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How Michael Benoit succeeds by never being afraid to take the big shot Featured

1:32pm EDT January 3, 2012
How Michael Benoit succeeds by never being afraid to take the big shot

Michael Benoit took a risk when he launched Total Hockey Inc. in 1998. He had torn up his knee playing basketball and initially chose hockey as a sport, one he could play with less wear and tear on his legs. As he became more intrigued with the game and less excited about his job leading a health benefits consulting business, he decided to take a shot at building a business that sold hockey equipment.

The 210-employee company has grown steadily and earned revenue of $18.6 million in 2010. Benoit, the company’s founder, president and CEO, has high hopes to keep it going in the future.

He discovered one of the keys to successful growth is to not take the entire burden of building the business on your own shoulders. Take the lead in that effort, but don’t be afraid to accept or even seek help.

“I’m just as likely to be putting a fixture together as analyzing financials as negotiating with vendors,” Benoit says. “So I’m involved with a lot of different things. That said, I try to give our staff a lot of rope. The worst thing somebody can do is overmanage people. The best approach is to find good people and let them run. I like mistakes.”

Benoit describes the state of the hockey equipment retail industry as “primitive” when he first started his business.

“You could easily imagine you were back in the ’50s doing retail,” Benoit says. “It was very fragmented with a lot of mom-and-pop, single-store operations. We’re part of this drive bringing a much more modern, much more disciplined approach to the business.”

Benoit relied heavily on his people to help develop a modern identity he hoped would be attractive to both shoppers and investors. He wasn’t afraid that these people might make a few mistakes along the way.

“If you expect people to work hard and innovate and you expect them to make mistakes, you’ll be OK,” Benoit says. “Eventually, there will be a mistake. There will be problems and there will be things that are done that aren’t done the way you would do them. But that’s OK. Most companies suffer from overcontrol on things.”

So if one of your supervisors wants to put a line of equipment in one part of the store and you think it should go somewhere else, you have to ask yourself a question: Is this a battle you need to fight? Or are you better off letting your people do their jobs and trusting that they know what they are doing?

“When you have people out there trying to make things happen, there are a lot of times where I don’t agree,” Benoit says. “Whether it’s before the fact or after the fact, I’ll say, ‘Boy, I wouldn’t do that.’ The thing that is very important to me and what I insist my staff be conscious of is a sense of integrity and a sense of doing the right thing. Beyond that, I’m all in favor of them taking chances and trying to create new things and experimenting.”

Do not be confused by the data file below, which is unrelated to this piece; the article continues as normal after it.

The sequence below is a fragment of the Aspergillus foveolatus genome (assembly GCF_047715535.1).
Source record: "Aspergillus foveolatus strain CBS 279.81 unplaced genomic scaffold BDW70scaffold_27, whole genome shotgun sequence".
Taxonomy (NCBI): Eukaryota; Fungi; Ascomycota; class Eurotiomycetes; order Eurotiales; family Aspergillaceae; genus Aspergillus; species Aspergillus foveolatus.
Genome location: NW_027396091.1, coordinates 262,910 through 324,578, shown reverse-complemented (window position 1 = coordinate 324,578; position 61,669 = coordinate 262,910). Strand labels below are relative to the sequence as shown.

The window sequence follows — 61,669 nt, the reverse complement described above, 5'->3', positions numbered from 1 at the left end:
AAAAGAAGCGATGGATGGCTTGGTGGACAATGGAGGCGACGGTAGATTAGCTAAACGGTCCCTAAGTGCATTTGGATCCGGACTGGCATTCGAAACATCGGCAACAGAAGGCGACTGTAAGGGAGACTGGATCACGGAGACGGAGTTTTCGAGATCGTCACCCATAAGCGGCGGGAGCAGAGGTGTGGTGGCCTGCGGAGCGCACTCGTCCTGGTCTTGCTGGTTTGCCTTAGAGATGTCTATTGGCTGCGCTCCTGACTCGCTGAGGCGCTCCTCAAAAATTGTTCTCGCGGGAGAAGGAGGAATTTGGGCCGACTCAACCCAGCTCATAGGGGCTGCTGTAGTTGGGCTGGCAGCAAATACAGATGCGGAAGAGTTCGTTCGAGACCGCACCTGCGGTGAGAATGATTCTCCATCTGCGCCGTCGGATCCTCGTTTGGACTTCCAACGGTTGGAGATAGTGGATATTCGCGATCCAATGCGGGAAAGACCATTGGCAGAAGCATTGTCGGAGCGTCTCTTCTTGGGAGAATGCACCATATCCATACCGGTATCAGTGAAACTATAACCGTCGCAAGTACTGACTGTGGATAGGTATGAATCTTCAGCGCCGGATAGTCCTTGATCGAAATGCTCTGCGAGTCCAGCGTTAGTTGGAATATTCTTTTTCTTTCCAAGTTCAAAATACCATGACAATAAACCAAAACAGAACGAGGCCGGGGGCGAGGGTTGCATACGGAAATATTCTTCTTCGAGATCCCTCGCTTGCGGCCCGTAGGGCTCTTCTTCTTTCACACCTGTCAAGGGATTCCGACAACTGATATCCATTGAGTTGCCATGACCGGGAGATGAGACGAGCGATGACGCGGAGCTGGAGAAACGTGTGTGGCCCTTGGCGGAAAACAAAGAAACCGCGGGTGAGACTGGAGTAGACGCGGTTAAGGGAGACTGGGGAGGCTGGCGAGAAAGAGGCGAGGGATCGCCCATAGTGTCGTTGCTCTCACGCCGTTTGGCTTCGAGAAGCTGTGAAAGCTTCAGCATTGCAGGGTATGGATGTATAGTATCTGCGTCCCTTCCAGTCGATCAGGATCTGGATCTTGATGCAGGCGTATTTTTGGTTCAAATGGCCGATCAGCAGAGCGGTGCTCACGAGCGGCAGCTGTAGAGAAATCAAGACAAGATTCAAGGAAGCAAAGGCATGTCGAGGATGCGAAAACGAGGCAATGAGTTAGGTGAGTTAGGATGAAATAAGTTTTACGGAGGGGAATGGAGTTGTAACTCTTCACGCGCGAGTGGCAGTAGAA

Benoit believes that many entrepreneurs lose that willingness to trust as the years go by. They start out as very bold and open to taking a few chances to achieve their dreams. But somewhere along the road to growth, they lose that edge and become more conservative.

“If you’re not moving and innovating and encouraging people to fail, your days are numbered,” Benoit says. “They might be numbered in years, but they are numbered. We’re kind of always living on that line. That’s the target. We want to be just safe enough.”

As you ponder the growth of your business and the wisdom of a particular risk, ask yourself a question.

“What happens if you don’t do this?” Benoit says. “If the answer is, ‘Everything is OK,’ then it probably doesn’t make sense to do it. But if we will lose ground to someone who is willing to take that risk, that raises the importance of it and maybe you need to give it some more thought.”

How to reach: Total Hockey Inc., (866) 929-6699 or www.totalhockey.com

Stay true to you

When you’re trying to sell people on your business, you can’t put on a show that isn’t true to what you’re all about. You may win them over that day, but it won’t work for very long.

“The biggest mistake I’ve seen is trying to act like what you’re not,” says Michael Benoit, founder, president and CEO at Total Hockey Inc., a 210-employee hockey equipment retailer. “Trying to mirror the listener or prospect too much. Trying to tell them what they want to hear as opposed to what you’re all about. If you’re true to yourself and true to your market, you should be OK. It’s not always an easy environment, especially in the last few years with respect to financing.

“The banks aren’t terribly imaginative these days. But that still doesn’t mean you can afford to try to be what you’re not.”

When you’re trying to expand your business, don’t be the only one talking to potential investors or customers you want to engage. Let other people in your organization represent you, even if they aren’t managers. And don’t give them a script.

“I would rather trust,” Benoit says. “It’s better that way and much more natural. People can read preparation. That’s hard to disguise that somebody has been prepared.”